t2.bmp (300054 bytes)  Venice

June 20-22, 2004
What is it with these people and pigeons!  This guy is actually playing with the pigeons.  I'm just not into winged rats crawling all over my arms, shoulders, and head.
This sits very high on top of a pillar.
Traffic jam.  One gondola sneaking around a corner, with two small motor boats.
Elizabeta, our tour guide on the morning of 6/22.

She was fantastic and feisty, especially when arguing loudly with other tour guides about who had the right of way.

Everywhere we looked, there was something beautiful to see.
Lou just cannot be trusted to leave the babes alone, even when I am right frickin' there.

Oh, he says, she just got in the way.  Right.

Even the saints don't believe Lou.
Look how they frown down on him.  Tsk tsk, Lou.  Leave the babes alone.
We wandered along and found plaza after plaza.  Or should that be, piazzetta after piazzetta.
Street musicians are as common as statues and fountains.  This guy is playing crystal water glasses, like Sandra Bullock in Miss Congeniality.  (Okay, that movie reference is just not up to our usual high sci-fi standards.)

Just amazing beyond belief to listen to.

From the water taxi, we passed this adorable garden and very cool pink house.
Venetian glass.  Absolutely gorgeous.  Heck, we bought some!
We bought a Venetian Red decanter with 6 glasses.
I think this is the entrance to the Basilica.  No pictures were not allowed inside and I didn't chance it ;-)
Another large empty plaza.
Since real estate in Venice is extremely expensive, this is how people have gardens.
This is a 24 hour clock.
For tax purposes, builders would link 2 buildings together via a bridge so it could be counted as a single structure.
Quiz of the week:  what door is this?
Excursion: Doge's Palace, St Mark's Cathedral And Glass Showroom

6/22 morning

Explore two highlights of Venice's St. Mark's Square along with a visit to a showroom of Murano glass.

WHAT YOU VISIT Piazza San Marco - Your knowledgeable guide leads your walking tour through the very heart of Venice, pointing out the city's landmarks, including the Doge's Palace, St. Mark's Basilica, the Campanile and the many arcaded buildings around the square.

St. Mark's Basilica - Venice's basilica is a testament to Byzantium's influence on Venice. The fašade features gold mosaic arches rising above the carved, Romanesque portal and the rooftop is bedecked with five domes, reminiscent of St. Sophia in today's Istanbul. Your guide points out the basilica's feature before you enter; guides are not allowed to narrate while visiting the interior. Then join the entry line. The basilica's interior features marble floors and walls that blend in exquisite, carpet-like patterns. Gilded mosaic murals, like icons, adorn the walls.

Doge's Palace - Residence of the Doge and Venice's seat of government-the Palace was the example of the Republic's maritime and commercial power. The ornate fašade features an arcaded loggia, and your interior tour takes in the famous Golden Staircase, the Great Council Chamber, other historic rooms, and paintings by Tintoretto and Veronese.

Bridge of Sighs - Cross the 17th-century covered stone bridge that is one of Venice's most photographed landmarks. The bridge links the Doge's Palace with the old prison dungeons.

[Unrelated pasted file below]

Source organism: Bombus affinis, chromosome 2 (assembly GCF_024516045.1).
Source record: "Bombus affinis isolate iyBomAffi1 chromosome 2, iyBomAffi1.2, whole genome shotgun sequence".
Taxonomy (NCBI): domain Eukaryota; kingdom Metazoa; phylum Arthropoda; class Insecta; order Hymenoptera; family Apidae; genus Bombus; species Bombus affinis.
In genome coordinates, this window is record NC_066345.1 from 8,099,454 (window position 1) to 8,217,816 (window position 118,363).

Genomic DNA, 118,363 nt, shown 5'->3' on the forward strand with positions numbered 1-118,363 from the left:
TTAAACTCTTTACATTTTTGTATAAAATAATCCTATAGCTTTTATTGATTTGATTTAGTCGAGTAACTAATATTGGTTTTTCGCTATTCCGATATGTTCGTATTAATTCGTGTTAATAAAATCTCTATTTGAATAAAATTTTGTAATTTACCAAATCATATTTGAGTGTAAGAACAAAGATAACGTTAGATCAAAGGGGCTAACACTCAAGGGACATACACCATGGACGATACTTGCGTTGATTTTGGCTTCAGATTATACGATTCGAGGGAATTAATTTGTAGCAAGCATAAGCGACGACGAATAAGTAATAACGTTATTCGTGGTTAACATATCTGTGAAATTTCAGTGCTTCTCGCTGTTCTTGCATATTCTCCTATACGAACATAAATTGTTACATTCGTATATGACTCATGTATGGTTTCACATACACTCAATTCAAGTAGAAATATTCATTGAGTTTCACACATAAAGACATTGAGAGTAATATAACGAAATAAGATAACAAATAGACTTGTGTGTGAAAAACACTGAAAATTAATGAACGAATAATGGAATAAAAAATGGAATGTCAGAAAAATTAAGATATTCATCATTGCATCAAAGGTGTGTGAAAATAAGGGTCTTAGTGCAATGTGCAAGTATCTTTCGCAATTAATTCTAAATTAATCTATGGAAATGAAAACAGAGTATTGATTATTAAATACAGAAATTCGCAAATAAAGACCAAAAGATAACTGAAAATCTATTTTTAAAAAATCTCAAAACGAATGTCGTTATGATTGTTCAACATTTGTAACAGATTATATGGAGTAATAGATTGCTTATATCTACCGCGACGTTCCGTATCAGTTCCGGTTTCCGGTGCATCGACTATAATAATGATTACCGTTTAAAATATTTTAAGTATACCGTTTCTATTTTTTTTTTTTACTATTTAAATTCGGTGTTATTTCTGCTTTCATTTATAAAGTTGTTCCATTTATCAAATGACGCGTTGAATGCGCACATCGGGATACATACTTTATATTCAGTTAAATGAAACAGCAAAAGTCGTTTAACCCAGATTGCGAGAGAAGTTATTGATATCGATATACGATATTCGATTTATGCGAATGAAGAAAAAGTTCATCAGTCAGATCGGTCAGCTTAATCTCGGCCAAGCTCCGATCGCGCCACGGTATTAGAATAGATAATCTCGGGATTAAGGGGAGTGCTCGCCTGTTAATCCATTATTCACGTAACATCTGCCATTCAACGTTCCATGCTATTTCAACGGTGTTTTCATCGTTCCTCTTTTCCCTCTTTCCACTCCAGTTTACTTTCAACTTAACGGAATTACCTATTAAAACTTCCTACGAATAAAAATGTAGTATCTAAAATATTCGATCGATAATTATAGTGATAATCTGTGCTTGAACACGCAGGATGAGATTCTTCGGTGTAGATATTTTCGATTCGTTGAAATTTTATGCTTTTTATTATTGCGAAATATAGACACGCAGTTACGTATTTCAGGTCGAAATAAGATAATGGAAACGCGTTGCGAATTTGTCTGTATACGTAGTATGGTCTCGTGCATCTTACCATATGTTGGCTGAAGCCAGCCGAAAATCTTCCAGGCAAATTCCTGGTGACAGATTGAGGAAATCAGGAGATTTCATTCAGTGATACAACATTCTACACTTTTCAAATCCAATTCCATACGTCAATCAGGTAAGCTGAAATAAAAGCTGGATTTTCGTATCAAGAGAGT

Excursion: Hidden Venice Walking Tour

6/22 afternoon

Explore Venice's intricate maze of pedestrian passageways on a 2 1/2 hour guided walk that passes along narrow canals, over ornate little bridges, and into the depths of the city.

WHAT YOU SEE ON YOUR WALKING TOUR Santa Maria Gloriosa Dei Frari - The fašade of this immense 14th-century Franciscan church is a simple, Gothic brick design punctuated with a white marble portico and pinnacles.

Campo San Polo - One of Venice's oldest squares, the Campo was a staging area for ceremonials, bull running and theatrical performances. Today it is a venue for the film festival-and Venice's Carnival celebrations.

Riva del Vin - This rare stretch of pedestrian access to the Grand Canal was where wine barrels were offloaded from vessels to warehouses. The Riva offers a superb view of the Rialto Bridge.

Rialto Bridge - The Rialto was built in stone in 1524, following the collapse of several of the city's wooden bridges. The overhanging porticos housing shops came at a later date. The most famous bridge in Venice, the Rialto offers lovely views of the Grand Canal.

Fondaco dei Tedeschi - This large Renaissance style building was once a warehouse and a large emporium; since 1870 it has served as the main post office.

Campo San Giovanni e Paolo - This monumental square typifies Venetian style: a church sits at the square's focal point, there's a central monument, and patrician palaces interspersed with modest houses stand on the periphery.

WHAT YOU VISIT Church of Santi Giovanni e Paolo - The city's most ambitious piece of Gothic architecture was begun by Dominican fathers at the end of the 13th-century. Dedicated to Saint John and St. Paul, the church features a main portal that exhibits the shift in style from Gothic to Renaissance. Widely spaced columns divide the nave into three aisles, and the church houses the tombs of 25 Doges. The stained glass windows were fashioned by Murano glassblowers. Prior to your independent visit of the church, your guide wll explain the interior and exterior features from the outside.

WHAT YOU SEE ALONG THE WAY A short transfer by motorcoach takes you to Piazzale Roma, where your walking tour begins. Your guide leads you through narrow streets and passages, explaining the city's architecture and history. After reaching the waterfront near St. Mark's, your guide directs you to the motor launch for your return by water to the ship. You may choose to remain in Venice; you are then responsible for your return to the ship.

 

 St. Mark's Square Doge's Palace Gondola and Canals

Home Up Next

We invite you to sign our guest book.